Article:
August 24, 2010

Beware the barnacles

(Come back every Monday, Wednesday, Friday for a new Mainly about Boats column.)

IN THE WAKE of the Great Egg Recall, the Food and Drug Administration is warning boat owners that certain species of barnacles may now be infected with a virulent strain of salmonella. Widespread reports from marine repair facilities on the East and West Coasts indicate that groups of affected barnacles — known as barnacella — produce acids that can damage wooden and fiberglass hulls.

Twenty mysterious sinkings, originally blamed on polyestermites, have now been ascribed to barnacella acid that ate through the boats’ hulls under water. More sinkings are expected as the disease spreads.

Insurance companies are warning that barnacella sinkings are not covered under the terms of regular yacht policies. “Even if you have an all-risks policy, we regard this as an Act of God, and therefore we reject liability,” an industry spokesman said.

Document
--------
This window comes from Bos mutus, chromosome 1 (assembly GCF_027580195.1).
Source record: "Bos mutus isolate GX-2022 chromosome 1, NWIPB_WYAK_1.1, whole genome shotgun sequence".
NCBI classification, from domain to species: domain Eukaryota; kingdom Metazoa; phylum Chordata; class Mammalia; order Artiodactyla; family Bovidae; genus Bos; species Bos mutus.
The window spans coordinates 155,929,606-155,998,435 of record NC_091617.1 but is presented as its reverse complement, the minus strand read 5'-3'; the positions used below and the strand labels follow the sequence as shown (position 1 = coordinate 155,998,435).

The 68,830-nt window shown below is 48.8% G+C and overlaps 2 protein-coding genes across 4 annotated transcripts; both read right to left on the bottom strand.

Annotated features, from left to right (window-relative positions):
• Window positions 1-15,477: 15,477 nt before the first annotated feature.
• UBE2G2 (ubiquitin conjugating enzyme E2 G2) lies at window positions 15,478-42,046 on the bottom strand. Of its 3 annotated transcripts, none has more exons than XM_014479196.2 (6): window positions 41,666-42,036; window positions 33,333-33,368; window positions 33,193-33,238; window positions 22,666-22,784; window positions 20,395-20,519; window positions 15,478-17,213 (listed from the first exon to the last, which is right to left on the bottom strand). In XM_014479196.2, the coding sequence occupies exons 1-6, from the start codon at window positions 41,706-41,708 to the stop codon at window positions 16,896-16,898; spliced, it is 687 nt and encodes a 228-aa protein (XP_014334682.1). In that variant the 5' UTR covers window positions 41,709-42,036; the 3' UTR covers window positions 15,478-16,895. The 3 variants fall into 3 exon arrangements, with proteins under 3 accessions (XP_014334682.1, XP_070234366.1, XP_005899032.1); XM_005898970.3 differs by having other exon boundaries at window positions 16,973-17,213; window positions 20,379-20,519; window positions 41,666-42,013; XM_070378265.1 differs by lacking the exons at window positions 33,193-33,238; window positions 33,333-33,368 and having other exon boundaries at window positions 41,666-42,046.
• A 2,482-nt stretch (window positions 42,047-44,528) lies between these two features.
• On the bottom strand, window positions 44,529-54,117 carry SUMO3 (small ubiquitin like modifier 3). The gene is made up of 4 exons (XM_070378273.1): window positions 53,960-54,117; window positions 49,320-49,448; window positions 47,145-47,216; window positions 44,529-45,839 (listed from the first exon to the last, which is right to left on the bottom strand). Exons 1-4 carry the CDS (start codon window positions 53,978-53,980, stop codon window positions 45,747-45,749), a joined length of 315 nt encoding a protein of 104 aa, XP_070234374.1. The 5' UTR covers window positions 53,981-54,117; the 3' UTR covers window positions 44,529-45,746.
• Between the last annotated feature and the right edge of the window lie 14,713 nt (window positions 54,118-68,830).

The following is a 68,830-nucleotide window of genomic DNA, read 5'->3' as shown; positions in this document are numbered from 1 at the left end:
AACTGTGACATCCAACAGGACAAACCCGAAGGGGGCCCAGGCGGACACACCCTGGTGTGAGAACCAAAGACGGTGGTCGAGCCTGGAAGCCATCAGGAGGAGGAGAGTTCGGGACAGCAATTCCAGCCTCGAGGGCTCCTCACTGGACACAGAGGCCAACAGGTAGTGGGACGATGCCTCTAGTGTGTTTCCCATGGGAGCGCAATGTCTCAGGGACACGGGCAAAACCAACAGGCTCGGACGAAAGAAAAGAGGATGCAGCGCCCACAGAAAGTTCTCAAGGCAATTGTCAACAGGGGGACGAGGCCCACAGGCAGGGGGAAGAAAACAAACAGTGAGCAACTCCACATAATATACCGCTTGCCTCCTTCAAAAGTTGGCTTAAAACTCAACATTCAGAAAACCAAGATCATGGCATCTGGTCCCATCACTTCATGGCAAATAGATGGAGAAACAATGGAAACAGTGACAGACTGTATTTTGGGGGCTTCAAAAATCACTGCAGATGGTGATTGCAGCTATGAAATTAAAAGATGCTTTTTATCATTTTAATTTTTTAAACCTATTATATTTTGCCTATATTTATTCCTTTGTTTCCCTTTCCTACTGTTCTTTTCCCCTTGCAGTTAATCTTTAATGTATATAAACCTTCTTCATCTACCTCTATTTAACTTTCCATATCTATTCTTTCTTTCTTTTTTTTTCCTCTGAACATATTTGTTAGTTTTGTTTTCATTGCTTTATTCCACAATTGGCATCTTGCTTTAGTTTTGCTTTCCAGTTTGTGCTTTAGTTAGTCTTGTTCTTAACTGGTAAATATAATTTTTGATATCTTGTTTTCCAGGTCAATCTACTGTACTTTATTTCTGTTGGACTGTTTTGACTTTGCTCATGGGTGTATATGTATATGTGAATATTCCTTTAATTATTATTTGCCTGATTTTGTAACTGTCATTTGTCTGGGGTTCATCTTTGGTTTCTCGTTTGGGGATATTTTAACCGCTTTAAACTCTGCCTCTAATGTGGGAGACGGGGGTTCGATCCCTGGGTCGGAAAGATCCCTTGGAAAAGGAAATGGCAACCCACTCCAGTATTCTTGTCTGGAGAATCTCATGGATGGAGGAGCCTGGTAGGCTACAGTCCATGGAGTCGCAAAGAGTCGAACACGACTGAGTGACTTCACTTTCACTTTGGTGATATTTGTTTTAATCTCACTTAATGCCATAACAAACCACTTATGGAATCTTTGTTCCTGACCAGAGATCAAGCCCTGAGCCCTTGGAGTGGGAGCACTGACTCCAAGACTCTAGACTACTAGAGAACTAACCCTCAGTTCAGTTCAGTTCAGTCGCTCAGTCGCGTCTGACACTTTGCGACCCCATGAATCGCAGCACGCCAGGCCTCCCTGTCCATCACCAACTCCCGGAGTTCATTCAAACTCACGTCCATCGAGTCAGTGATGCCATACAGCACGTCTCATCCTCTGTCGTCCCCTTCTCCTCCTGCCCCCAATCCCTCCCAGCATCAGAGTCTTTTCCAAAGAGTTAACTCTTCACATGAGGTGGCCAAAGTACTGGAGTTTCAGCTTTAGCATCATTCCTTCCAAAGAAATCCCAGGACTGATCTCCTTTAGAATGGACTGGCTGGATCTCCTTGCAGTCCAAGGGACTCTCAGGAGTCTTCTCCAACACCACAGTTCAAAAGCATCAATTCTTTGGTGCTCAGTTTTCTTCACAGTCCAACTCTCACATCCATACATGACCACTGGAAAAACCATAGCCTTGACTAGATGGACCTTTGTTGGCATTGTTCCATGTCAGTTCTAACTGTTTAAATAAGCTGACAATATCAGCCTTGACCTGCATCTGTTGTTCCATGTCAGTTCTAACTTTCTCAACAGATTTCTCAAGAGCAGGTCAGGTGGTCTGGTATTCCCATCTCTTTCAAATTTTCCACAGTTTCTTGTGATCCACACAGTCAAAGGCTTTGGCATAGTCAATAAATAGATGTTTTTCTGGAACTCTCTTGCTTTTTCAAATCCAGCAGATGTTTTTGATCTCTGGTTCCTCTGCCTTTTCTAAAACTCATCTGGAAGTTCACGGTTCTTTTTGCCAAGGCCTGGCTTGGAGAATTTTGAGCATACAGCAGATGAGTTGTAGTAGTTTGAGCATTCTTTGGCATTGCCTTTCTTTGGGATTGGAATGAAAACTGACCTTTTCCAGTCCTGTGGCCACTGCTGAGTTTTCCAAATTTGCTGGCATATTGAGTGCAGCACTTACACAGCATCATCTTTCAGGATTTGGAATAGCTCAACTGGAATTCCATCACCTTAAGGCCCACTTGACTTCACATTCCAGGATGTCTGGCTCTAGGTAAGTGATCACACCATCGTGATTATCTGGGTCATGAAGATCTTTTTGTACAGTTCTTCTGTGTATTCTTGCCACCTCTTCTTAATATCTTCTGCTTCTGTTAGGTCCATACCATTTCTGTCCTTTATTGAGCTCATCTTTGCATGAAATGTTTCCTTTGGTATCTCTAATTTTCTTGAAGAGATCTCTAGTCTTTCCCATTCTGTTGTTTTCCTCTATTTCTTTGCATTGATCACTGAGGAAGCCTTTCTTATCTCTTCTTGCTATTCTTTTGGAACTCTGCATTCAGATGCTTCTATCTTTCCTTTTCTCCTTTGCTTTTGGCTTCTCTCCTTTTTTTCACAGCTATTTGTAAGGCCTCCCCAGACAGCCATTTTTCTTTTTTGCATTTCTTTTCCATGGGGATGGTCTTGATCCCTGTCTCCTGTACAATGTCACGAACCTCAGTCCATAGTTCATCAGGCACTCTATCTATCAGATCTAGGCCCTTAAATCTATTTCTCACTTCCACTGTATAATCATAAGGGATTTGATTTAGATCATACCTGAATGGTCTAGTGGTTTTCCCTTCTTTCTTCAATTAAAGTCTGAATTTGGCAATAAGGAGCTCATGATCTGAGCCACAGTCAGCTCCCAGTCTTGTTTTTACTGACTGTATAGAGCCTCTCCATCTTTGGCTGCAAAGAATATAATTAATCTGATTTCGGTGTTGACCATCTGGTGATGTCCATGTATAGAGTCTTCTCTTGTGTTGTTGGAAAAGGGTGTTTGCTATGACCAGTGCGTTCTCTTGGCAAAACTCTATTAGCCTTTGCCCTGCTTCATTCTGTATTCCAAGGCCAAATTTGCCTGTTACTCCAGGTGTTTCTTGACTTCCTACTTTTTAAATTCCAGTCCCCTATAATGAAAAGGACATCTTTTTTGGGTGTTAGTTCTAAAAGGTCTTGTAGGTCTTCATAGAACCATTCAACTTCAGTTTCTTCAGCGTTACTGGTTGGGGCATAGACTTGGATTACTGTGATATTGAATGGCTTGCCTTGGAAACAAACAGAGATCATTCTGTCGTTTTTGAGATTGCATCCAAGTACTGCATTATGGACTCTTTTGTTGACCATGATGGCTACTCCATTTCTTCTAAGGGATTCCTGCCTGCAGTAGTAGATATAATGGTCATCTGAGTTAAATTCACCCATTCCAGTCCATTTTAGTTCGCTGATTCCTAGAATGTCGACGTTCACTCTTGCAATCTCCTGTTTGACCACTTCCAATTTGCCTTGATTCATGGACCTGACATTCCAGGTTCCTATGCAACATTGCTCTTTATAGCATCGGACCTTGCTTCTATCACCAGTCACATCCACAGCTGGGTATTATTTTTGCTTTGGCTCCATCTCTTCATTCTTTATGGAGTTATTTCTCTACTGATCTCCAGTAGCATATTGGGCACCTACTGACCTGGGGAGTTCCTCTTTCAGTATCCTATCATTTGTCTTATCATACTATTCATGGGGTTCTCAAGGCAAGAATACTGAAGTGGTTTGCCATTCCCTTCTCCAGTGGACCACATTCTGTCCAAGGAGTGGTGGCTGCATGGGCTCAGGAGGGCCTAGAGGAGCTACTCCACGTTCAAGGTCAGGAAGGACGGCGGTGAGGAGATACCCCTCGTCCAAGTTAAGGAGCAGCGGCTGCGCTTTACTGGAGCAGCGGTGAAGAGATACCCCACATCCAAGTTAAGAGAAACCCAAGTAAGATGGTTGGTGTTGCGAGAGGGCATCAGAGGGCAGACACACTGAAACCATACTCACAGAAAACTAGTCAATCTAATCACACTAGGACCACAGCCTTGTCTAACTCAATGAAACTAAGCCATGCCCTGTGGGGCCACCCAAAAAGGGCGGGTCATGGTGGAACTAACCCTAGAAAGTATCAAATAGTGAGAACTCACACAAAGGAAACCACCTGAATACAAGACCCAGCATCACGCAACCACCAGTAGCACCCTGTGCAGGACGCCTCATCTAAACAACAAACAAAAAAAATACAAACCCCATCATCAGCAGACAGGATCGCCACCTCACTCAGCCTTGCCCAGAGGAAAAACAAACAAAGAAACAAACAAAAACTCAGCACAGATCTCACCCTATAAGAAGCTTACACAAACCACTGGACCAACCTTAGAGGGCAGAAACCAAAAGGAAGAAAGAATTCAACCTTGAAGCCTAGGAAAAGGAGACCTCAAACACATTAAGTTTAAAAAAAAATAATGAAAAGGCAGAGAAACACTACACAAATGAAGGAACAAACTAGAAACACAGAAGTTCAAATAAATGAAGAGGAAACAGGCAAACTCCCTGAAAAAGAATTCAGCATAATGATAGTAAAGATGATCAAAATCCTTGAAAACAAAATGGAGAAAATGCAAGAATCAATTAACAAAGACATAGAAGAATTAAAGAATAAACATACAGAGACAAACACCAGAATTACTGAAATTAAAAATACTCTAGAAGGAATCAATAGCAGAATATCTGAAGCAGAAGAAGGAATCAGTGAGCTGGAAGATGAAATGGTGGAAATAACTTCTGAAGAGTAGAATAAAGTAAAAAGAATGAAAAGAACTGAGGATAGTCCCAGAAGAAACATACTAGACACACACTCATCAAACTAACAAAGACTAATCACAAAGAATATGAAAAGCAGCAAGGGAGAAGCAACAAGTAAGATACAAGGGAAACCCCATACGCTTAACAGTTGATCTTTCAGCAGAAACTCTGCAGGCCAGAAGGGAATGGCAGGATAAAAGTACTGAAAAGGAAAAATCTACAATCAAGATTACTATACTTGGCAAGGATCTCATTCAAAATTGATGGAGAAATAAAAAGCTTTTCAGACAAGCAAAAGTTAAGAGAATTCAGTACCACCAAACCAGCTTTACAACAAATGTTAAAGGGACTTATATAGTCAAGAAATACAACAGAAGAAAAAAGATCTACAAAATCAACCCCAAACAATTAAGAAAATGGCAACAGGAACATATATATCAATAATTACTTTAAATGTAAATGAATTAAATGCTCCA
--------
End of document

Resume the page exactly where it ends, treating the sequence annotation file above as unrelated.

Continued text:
The FDA urged boatowners not to panic. “Only wood and fiberglass boats whose hulls have barnacles will be affected,” the agency said in a press release issued late yesterday. “We are devoting our full resources to investigating this unfortunate outbreak. Meanwhile we recommend that all boat owners inspect their bottoms for barnacles and boil them if necessary.”

Today’s Thought
Whatever befalls in accordance with Nature should be accounted good.
— Cicero, De Senectute

Boaters’ Rules of Thumb, #87
If it ain’t broke, break it before you fix it.

“I saw you smash that clock, sir, I’m arresting you for killing time.”
“Nonsense, officer, it was self-defense. The clock struck first.”

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